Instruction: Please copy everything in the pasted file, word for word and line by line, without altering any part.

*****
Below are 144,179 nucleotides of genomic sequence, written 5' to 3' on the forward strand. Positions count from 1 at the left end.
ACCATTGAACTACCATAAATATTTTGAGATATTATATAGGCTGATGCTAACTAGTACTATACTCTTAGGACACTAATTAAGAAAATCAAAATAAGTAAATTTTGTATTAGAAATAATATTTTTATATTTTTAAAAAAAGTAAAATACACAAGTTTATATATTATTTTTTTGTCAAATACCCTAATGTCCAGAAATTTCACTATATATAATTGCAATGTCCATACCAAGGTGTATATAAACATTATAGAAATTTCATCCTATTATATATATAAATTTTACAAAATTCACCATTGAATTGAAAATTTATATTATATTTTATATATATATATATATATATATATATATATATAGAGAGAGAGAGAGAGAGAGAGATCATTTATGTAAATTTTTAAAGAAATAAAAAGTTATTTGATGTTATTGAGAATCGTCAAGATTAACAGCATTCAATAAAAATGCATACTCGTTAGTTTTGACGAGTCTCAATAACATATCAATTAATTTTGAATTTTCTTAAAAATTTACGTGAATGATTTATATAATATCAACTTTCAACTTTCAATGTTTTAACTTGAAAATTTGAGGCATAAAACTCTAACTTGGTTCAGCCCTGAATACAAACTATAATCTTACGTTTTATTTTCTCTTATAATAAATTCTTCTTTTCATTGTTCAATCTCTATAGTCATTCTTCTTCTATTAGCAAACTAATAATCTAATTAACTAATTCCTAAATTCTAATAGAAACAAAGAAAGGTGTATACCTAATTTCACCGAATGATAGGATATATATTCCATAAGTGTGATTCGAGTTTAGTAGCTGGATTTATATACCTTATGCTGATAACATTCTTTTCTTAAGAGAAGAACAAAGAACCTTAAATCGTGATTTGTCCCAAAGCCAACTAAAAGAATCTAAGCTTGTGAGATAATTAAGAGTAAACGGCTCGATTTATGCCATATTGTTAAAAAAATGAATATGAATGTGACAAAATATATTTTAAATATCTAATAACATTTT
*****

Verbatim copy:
Below are 144,179 nucleotides of genomic sequence, written 5' to 3' on the forward strand. Positions count from 1 at the left end.
ACCATTGAACTACCATAAATATTTTGAGATATTATATAGGCTGATGCTAACTAGTACTATACTCTTAGGACACTAATTAAGAAAATCAAAATAAGTAAATTTTGTATTAGAAATAATATTTTTATATTTTTAAAAAAAGTAAAATACACAAGTTTATATATTATTTTTTTGTCAAATACCCTAATGTCCAGAAATTTCACTATATATAATTGCAATGTCCATACCAAGGTGTATATAAACATTATAGAAATTTCATCCTATTATATATATAAATTTTACAAAATTCACCATTGAATTGAAAATTTATATTATATTTTATATATATATATATATATATATATATATATATAGAGAGAGAGAGAGAGAGAGAGATCATTTATGTAAATTTTTAAAGAAATAAAAAGTTATTTGATGTTATTGAGAATCGTCAAGATTAACAGCATTCAATAAAAATGCATACTCGTTAGTTTTGACGAGTCTCAATAACATATCAATTAATTTTGAATTTTCTTAAAAATTTACGTGAATGATTTATATAATATCAACTTTCAACTTTCAATGTTTTAACTTGAAAATTTGAGGCATAAAACTCTAACTTGGTTCAGCCCTGAATACAAACTATAATCTTACGTTTTATTTTCTCTTATAATAAATTCTTCTTTTCATTGTTCAATCTCTATAGTCATTCTTCTTCTATTAGCAAACTAATAATCTAATTAACTAATTCCTAAATTCTAATAGAAACAAAGAAAGGTGTATACCTAATTTCACCGAATGATAGGATATATATTCCATAAGTGTGATTCGAGTTTAGTAGCTGGATTTATATACCTTATGCTGATAACATTCTTTTCTTAAGAGAAGAACAAAGAACCTTAAATCGTGATTTGTCCCAAAGCCAACTAAAAGAATCTAAGCTTGTGAGATAATTAAGAGTAAACGGCTCGATTTATGCCATATTGTTAAAAAAATGAATATGAATGTGACAAAATATATTTTAAATATCTAATAACATTTT